Vouchers would only be allowed in districts which have at least two schools receiving a "D" or an "F" grade on state report cards, and have an enrollment of at least 4,000 students.
Green Bay currently has 15 schools with a D grade and four with an F.
"My goal as long term is to not necessarily add more districts that would be included in choice but is to have more districts where all their schools are either high achievers or rapidly improving schools, that's really our goal and our focus and that's where our funds are focused in on,” said Walker.
It's an issue that hits close to home.
Green Bay Area Public School District Superintendent Michelle Langenfeld made her feelings on the plan clear.
"To diminish it in terms of putting a black mark calling it failing, or to take away valuable resources to support a program that does not have a track record of great success for each and every child is extremely concerning," said Michelle Langenfeld, Green Bay Area Public Schools Superintendent.
Green Bay is one of nine school districts across the state which could get the voucher program.
If the budget is passed, $73 million would be spent over the next two years to expand the program.
The Catholic Diocese of Green Bay backs the plan. It could mean more students in these classrooms.
"What it opens up really is opportunity for the parents, families, here in Green Bay who may want to look seriously at a private school education for their sons or daughters," said Joseph Bound, Diocese Director of Education.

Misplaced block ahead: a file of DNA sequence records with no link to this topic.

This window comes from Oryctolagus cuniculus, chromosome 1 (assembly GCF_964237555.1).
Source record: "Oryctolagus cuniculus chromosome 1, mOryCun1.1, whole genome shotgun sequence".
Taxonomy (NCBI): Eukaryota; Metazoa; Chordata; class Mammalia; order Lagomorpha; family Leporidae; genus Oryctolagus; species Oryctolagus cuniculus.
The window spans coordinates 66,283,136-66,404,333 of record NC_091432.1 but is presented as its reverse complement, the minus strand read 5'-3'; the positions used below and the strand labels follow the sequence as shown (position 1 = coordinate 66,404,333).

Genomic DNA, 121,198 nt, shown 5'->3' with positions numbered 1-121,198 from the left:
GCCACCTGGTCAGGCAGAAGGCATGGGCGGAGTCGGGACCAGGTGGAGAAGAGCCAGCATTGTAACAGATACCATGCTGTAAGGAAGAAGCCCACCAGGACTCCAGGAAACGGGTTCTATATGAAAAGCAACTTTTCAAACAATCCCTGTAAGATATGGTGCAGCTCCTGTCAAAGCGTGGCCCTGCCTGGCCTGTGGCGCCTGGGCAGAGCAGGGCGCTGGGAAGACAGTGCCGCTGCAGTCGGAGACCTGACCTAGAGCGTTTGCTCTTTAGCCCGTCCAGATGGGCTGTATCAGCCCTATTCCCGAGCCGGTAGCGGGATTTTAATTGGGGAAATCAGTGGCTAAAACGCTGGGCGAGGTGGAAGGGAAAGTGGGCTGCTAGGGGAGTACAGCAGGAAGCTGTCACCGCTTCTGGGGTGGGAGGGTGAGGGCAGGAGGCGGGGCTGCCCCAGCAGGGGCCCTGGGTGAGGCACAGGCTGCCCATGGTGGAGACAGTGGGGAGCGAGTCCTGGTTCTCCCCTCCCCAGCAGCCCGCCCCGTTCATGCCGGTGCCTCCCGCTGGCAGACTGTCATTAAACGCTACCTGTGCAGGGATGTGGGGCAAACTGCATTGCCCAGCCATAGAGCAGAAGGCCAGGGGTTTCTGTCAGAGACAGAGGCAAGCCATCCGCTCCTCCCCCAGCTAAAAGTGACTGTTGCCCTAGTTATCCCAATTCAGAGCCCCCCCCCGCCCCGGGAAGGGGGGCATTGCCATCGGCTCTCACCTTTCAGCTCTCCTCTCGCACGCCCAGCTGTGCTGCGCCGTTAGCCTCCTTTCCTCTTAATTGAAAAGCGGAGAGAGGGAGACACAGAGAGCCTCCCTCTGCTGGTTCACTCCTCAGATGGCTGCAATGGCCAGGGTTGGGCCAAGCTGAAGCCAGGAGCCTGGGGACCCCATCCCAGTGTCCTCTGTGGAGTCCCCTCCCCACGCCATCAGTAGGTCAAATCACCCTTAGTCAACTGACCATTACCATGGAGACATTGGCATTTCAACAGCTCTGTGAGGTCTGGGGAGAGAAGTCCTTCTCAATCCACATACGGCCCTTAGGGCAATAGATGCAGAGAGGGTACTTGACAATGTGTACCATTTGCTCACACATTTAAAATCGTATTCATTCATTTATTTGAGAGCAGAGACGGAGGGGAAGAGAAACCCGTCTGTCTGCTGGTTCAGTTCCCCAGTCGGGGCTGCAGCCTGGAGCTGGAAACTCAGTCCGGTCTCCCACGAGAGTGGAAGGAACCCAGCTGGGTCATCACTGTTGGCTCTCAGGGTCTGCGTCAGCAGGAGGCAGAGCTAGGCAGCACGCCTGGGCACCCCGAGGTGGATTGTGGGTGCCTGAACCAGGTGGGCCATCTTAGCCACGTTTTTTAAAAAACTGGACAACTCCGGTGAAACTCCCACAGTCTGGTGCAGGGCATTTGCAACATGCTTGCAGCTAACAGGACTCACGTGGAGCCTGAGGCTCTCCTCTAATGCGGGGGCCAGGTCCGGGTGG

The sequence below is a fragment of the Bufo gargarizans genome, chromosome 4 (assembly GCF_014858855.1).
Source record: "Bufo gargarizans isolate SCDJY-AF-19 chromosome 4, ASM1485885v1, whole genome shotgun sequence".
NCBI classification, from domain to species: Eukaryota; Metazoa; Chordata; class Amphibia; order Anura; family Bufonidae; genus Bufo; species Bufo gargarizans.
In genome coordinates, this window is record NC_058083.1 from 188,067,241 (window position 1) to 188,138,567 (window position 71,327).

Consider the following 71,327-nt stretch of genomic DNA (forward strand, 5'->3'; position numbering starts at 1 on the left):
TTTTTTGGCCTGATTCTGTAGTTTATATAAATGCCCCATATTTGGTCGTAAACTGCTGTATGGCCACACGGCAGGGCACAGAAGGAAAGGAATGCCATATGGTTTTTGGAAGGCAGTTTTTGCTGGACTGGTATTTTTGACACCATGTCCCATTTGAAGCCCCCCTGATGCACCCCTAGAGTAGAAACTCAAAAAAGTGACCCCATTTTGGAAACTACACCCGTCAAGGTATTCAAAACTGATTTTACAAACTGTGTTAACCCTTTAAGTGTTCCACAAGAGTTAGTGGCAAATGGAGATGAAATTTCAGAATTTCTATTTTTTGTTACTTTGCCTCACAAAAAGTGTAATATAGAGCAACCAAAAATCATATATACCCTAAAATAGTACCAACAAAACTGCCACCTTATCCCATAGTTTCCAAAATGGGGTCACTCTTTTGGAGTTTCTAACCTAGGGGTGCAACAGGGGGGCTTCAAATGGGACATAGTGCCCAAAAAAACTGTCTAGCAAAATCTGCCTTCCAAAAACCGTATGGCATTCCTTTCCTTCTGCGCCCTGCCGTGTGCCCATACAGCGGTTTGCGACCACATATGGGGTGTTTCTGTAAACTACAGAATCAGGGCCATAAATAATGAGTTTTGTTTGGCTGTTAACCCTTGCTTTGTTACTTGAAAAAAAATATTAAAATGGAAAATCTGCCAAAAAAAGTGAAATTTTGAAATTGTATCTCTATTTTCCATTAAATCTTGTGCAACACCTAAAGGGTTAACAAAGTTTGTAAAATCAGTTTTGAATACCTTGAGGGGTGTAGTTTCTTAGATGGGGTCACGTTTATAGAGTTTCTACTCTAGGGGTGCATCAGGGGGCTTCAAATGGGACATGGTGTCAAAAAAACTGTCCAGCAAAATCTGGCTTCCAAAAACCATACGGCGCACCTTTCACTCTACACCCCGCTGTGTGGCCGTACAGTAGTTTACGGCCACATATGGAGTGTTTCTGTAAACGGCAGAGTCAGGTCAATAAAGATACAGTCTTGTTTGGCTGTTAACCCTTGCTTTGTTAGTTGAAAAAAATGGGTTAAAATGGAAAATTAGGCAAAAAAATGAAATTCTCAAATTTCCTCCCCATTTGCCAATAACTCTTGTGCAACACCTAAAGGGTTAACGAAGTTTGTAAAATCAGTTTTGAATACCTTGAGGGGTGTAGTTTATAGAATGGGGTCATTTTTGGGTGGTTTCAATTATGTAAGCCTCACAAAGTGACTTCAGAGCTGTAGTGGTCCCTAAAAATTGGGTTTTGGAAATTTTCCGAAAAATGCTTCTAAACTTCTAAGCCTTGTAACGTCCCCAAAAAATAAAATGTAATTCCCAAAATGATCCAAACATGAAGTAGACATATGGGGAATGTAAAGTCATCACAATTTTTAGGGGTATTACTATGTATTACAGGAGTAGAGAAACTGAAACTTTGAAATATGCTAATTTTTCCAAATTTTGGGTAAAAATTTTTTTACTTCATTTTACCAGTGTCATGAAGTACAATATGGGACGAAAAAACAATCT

State lawmakers have concerns about vouchers being part of the budget.
"I'm really much more interested in favor of investing in public schools, instead of sending public funding to private unaccountable schools," said State Rep. Eric Genrich, D-Green Bay.
"We have to make sure that all children get an opportunity to the same, share in the resources," said State Sen. Luther Olsen, R-Ripon.
It's a competition over resources, and students.
"We know that the vouchers take dollars away from public school students to educate students in a private setting with no accountability," said Langenfeld.
"This could possibly develop more competition, within our individual institutions make us improve, both private schools public schools. To improve what we've already been doing," said Bound.
The governor will officially announce his budget proposal Wednesday.
It needs to be approved by the state legislature before heading back to the governor's desk.
That's expected in early June.
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